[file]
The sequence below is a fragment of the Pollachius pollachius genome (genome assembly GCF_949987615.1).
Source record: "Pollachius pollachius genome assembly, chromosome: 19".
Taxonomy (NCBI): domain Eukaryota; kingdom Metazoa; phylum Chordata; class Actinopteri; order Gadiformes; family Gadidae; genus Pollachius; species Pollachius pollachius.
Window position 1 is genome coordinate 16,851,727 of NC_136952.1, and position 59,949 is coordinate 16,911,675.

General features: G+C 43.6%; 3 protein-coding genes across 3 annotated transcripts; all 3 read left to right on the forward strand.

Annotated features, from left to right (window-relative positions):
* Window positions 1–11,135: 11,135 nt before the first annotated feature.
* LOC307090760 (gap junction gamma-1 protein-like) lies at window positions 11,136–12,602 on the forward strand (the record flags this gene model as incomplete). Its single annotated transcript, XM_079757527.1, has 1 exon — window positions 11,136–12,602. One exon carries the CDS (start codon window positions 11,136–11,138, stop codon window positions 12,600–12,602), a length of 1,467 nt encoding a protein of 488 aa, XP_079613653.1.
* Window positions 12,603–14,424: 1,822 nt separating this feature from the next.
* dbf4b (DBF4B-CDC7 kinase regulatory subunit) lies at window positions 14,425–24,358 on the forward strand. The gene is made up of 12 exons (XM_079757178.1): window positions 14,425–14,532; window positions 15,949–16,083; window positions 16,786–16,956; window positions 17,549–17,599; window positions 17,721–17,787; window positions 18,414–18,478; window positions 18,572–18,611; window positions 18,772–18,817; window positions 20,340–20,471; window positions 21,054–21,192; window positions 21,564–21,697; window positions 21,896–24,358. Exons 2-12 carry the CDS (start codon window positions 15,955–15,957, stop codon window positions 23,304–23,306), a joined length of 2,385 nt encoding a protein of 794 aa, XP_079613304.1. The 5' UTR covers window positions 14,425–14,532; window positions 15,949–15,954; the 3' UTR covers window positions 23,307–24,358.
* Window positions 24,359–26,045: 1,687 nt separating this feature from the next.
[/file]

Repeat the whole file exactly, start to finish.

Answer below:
The sequence below is a fragment of the Pollachius pollachius genome (genome assembly GCF_949987615.1).
Source record: "Pollachius pollachius genome assembly, chromosome: 19".
Taxonomy (NCBI): domain Eukaryota; kingdom Metazoa; phylum Chordata; class Actinopteri; order Gadiformes; family Gadidae; genus Pollachius; species Pollachius pollachius.
Window position 1 is genome coordinate 16,851,727 of NC_136952.1, and position 59,949 is coordinate 16,911,675.

General features: G+C 43.6%; 3 protein-coding genes across 3 annotated transcripts; all 3 read left to right on the forward strand.

Annotated features, from left to right (window-relative positions):
* Window positions 1–11,135: 11,135 nt before the first annotated feature.
* LOC307090760 (gap junction gamma-1 protein-like) lies at window positions 11,136–12,602 on the forward strand (the record flags this gene model as incomplete). Its single annotated transcript, XM_079757527.1, has 1 exon — window positions 11,136–12,602. One exon carries the CDS (start codon window positions 11,136–11,138, stop codon window positions 12,600–12,602), a length of 1,467 nt encoding a protein of 488 aa, XP_079613653.1.
* Window positions 12,603–14,424: 1,822 nt separating this feature from the next.
* dbf4b (DBF4B-CDC7 kinase regulatory subunit) lies at window positions 14,425–24,358 on the forward strand. The gene is made up of 12 exons (XM_079757178.1): window positions 14,425–14,532; window positions 15,949–16,083; window positions 16,786–16,956; window positions 17,549–17,599; window positions 17,721–17,787; window positions 18,414–18,478; window positions 18,572–18,611; window positions 18,772–18,817; window positions 20,340–20,471; window positions 21,054–21,192; window positions 21,564–21,697; window positions 21,896–24,358. Exons 2-12 carry the CDS (start codon window positions 15,955–15,957, stop codon window positions 23,304–23,306), a joined length of 2,385 nt encoding a protein of 794 aa, XP_079613304.1. The 5' UTR covers window positions 14,425–14,532; window positions 15,949–15,954; the 3' UTR covers window positions 23,307–24,358.
* Window positions 24,359–26,045: 1,687 nt separating this feature from the next.